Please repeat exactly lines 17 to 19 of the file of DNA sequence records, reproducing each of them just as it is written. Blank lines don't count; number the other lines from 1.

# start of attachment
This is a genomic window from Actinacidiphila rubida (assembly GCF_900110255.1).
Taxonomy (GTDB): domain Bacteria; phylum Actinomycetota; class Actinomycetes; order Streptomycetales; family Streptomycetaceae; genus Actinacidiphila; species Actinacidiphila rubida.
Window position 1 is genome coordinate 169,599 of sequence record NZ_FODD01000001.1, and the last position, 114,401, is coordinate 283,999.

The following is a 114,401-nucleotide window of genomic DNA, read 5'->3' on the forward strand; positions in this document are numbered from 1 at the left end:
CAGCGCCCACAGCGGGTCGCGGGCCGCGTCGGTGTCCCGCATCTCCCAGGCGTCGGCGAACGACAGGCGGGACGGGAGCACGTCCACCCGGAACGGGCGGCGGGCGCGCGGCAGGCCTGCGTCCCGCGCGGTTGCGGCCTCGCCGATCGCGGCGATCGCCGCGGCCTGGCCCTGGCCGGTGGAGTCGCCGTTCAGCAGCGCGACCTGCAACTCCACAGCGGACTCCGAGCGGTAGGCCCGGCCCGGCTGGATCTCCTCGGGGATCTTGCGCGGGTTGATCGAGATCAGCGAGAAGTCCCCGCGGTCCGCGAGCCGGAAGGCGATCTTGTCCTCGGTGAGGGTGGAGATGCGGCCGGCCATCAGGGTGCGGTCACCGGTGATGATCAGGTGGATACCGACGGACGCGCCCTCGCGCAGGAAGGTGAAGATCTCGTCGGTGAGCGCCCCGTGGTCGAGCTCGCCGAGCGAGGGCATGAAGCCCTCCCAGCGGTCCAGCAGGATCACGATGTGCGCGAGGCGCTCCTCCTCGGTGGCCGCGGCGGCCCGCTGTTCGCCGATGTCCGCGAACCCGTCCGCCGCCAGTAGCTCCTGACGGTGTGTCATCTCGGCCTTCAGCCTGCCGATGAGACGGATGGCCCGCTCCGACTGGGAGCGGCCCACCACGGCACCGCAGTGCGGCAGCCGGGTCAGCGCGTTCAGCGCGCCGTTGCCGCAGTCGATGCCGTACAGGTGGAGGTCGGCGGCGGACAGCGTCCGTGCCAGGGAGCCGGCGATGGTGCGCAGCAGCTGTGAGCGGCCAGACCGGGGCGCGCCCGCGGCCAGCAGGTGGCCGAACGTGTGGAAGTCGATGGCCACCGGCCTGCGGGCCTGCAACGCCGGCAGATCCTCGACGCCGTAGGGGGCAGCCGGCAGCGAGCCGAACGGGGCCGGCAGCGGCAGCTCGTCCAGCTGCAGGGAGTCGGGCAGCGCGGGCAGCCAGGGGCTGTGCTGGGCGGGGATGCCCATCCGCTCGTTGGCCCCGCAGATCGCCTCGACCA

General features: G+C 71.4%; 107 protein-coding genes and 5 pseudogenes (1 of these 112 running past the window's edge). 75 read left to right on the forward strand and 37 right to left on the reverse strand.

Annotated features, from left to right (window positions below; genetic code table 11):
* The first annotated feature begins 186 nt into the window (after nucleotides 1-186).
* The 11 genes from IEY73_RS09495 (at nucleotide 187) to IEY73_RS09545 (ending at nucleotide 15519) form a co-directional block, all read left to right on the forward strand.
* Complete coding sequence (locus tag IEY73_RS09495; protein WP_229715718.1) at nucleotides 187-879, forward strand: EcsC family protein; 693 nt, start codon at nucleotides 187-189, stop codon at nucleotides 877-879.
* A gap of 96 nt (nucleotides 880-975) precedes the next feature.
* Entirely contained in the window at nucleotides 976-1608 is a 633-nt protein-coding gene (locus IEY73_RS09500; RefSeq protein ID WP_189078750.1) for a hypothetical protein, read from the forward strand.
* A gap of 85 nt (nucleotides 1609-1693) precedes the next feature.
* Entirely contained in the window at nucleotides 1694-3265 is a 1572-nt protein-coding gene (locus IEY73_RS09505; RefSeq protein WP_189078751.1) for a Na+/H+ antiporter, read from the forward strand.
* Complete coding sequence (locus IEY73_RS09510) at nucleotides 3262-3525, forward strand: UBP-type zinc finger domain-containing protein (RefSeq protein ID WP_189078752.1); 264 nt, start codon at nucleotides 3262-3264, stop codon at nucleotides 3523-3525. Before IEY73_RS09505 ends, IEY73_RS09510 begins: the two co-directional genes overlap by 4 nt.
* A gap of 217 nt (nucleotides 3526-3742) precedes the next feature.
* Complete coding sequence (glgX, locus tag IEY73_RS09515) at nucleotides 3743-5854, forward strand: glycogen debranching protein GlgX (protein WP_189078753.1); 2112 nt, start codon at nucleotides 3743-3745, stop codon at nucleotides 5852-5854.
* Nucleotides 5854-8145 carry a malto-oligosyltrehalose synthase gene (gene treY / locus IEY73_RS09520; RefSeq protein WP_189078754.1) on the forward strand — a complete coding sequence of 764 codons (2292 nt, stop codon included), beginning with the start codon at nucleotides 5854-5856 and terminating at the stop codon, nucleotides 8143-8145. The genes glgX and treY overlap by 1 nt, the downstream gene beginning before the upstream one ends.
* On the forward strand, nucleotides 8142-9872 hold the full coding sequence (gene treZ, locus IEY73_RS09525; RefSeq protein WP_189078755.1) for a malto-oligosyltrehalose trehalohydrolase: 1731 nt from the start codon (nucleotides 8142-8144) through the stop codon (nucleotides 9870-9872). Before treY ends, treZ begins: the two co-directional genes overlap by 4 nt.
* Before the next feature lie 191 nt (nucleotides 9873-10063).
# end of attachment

* Complete coding sequence (glgX, locus tag IEY73_RS09515) at nucleotides 3743-5854, forward strand: glycogen debranching protein GlgX (protein WP_189078753.1); 2112 nt, start codon at nucleotides 3743-3745, stop codon at nucleotides 5852-5854.
* Nucleotides 5854-8145 carry a malto-oligosyltrehalose synthase gene (gene treY / locus IEY73_RS09520; RefSeq protein WP_189078754.1) on the forward strand — a complete coding sequence of 764 codons (2292 nt, stop codon included), beginning with the start codon at nucleotides 5854-5856 and terminating at the stop codon, nucleotides 8143-8145. The genes glgX and treY overlap by 1 nt, the downstream gene beginning before the upstream one ends.
* On the forward strand, nucleotides 8142-9872 hold the full coding sequence (gene treZ, locus IEY73_RS09525; RefSeq protein WP_189078755.1) for a malto-oligosyltrehalose trehalohydrolase: 1731 nt from the start codon (nucleotides 8142-8144) through the stop codon (nucleotides 9870-9872). Before treY ends, treZ begins: the two co-directional genes overlap by 4 nt.